Yesterday I presented at the Creative Community Forum (if you have no idea what I spoke about – here is a blog post with my thoughts). After the talk I was asked “Then what would you change?” Here’s my answer:
Fundamentally, this is a communications problem. Additional services (like an Arts Accelerator) will help, but it won’t make a difference if we don’t change the way we communicate. At the core of this issue is that Waterloo Region’s demographic and cultural makeup has changed, but the communication methods used by our arts community (on average) hasn’t.
- Spend less money on newspaper and bus shelter ads. Yes, these work for a certain demographic, but we have immigrant and young professionals that will never see these ads. We need to redistribute some of that marketing budget.
- Make a concerted effort to reach out to the local non-institutional communication groups. We have entrepreneurs and cultural groups maintaining extensive lists specifically to distribute this type of information. We should start syndicating some of their content (let the community know what they are up to) and we should start distributing our institutional content to those list managers in a more organized and consistent way.
- Allocate a small budget for experimental marketing. Have someone responsible for always trying new tools like new magazines that crop up, new technologies, new community groups. We need to be more agile.
- Use Social Media better. I don’t mean to develop a comprehensive strategy, rather just make it part of the daily operations. Each of our galleries should be using Twitter to describe their events and programs, and they should be following movers and shakers locally to identify how they can make their programs more relevant to the community.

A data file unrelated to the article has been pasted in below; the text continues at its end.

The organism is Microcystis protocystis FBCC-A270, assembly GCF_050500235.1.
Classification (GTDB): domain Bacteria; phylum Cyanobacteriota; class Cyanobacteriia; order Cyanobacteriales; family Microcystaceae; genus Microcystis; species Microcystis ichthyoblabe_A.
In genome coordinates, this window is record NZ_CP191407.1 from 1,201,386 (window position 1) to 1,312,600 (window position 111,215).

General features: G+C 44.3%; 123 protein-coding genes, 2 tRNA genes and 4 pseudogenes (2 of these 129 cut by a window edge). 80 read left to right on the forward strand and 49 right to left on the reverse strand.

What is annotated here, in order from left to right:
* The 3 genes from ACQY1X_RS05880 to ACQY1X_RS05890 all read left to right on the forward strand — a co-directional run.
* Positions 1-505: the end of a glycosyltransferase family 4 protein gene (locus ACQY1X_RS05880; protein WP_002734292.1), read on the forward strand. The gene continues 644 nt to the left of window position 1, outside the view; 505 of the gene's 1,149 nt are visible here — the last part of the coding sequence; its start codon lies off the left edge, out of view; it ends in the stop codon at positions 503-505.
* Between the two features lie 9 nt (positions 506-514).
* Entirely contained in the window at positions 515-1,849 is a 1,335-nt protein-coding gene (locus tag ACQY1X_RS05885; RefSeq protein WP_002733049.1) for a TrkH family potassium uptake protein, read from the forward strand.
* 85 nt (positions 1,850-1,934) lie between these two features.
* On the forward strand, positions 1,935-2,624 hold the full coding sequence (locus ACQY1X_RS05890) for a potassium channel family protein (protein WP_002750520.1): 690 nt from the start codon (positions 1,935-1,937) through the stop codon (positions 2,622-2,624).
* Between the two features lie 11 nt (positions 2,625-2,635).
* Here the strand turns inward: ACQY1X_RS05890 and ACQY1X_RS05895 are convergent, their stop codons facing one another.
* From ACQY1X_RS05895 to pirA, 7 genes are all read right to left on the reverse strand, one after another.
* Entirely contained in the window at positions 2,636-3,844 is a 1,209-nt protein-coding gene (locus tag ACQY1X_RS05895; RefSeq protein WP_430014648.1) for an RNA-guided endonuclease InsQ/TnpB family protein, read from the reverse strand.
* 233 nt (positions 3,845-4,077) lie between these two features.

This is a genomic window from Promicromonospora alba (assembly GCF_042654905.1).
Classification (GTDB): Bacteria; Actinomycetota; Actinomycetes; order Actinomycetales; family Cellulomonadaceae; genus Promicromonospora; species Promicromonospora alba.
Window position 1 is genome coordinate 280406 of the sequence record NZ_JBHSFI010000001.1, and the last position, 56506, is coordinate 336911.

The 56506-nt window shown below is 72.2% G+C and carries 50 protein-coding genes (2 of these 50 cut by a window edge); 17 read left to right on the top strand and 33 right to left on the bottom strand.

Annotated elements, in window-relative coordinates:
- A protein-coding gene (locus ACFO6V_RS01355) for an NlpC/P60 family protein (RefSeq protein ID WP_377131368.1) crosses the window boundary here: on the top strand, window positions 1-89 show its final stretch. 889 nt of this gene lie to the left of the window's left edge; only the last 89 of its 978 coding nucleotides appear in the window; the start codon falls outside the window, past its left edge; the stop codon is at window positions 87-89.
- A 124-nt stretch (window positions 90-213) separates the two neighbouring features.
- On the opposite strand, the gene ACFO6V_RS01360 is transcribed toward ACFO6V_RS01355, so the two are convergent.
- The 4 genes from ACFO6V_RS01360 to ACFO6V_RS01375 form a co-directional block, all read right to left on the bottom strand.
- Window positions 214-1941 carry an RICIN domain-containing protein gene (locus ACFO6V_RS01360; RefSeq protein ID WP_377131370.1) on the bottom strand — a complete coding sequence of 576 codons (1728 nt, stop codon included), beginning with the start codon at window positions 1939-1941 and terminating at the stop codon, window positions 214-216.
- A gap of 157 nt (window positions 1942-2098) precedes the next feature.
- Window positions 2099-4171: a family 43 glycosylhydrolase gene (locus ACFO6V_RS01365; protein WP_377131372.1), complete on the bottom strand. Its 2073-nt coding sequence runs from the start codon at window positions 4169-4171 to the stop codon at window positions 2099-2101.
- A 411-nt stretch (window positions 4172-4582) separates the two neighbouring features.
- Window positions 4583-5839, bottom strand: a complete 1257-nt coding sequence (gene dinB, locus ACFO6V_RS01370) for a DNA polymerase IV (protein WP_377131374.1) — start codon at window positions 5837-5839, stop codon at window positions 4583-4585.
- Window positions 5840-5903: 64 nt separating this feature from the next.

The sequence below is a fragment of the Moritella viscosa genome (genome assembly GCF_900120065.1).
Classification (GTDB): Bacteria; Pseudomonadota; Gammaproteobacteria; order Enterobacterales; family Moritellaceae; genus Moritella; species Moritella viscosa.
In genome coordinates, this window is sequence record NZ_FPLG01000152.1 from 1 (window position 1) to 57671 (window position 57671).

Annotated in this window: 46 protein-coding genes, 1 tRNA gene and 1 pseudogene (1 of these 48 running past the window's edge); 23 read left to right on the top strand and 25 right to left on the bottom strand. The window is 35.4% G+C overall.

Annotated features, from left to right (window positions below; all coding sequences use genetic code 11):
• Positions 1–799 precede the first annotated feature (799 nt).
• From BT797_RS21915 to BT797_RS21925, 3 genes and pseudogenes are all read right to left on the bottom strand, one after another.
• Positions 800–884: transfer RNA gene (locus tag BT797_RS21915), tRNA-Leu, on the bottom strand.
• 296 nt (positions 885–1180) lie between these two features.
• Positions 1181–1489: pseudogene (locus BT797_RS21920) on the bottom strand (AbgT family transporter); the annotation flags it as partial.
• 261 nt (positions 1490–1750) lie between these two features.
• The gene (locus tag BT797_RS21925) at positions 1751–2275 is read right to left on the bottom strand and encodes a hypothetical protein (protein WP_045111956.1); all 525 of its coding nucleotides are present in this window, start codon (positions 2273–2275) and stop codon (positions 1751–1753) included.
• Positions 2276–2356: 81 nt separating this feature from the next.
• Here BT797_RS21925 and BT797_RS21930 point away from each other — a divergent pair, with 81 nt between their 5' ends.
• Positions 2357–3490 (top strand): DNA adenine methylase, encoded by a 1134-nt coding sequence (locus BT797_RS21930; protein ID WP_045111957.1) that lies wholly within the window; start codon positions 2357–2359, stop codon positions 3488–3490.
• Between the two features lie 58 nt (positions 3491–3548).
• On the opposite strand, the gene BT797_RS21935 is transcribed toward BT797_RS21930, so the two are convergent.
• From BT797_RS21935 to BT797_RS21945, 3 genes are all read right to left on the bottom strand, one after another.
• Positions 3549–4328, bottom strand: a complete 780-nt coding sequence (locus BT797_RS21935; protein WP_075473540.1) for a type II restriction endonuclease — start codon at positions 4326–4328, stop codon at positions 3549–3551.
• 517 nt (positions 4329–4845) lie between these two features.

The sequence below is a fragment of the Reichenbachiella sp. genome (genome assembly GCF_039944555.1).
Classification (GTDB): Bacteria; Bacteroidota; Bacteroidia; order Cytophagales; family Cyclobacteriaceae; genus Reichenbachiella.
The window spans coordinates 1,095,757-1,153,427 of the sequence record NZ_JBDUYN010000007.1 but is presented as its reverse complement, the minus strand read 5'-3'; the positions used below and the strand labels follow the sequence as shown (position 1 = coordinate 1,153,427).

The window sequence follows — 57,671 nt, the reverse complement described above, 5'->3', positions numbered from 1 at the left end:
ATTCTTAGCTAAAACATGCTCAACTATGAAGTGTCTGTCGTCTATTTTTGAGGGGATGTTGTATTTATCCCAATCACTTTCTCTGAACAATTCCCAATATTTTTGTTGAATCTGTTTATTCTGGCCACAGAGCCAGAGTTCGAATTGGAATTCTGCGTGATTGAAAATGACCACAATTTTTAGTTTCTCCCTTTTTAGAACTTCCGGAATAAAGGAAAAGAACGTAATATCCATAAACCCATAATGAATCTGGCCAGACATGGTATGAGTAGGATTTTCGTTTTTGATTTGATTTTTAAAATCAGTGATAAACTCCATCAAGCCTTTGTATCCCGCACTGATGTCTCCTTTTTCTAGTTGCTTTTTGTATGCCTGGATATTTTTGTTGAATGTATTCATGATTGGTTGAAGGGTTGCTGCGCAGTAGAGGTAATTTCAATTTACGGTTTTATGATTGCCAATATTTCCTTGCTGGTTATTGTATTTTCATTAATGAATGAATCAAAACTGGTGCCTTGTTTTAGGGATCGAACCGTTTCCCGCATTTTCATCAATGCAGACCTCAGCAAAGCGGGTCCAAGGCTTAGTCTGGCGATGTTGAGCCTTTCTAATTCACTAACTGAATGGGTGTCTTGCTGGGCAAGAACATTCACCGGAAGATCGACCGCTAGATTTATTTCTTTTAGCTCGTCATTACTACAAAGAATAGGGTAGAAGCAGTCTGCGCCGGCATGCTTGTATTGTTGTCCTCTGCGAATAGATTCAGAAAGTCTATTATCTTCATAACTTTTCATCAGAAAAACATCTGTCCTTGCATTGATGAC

- Speak specifically about opportunity to the students. Ken Coats, dean of UW Arts admitted that the university needs to be more open. Very much like attracting students to a job, we need to attract these students to stay and innovate. Communitech and VeloCity act like “tech entrepreneurship” recruiters on campus. We should create similar “arts entrepreneurship” recruiters.
Yes, the above answers may not be a comprehensive solution (any and all suggestions are welcome) but I do believe they represent some great steps that are still in line with the Creative Enterprise Agenda.
And, for those that are interested in some louder, more audacious goals – here are some ideas I’d enjoy fleshing out with anyone that would like to chat over coffee:
- A VeloCity style student residence, with more of a focus on arts & culture
- Moving the UW fine arts campus to Kitchener Civic Block
- Starting an arts-oriented venture or angel group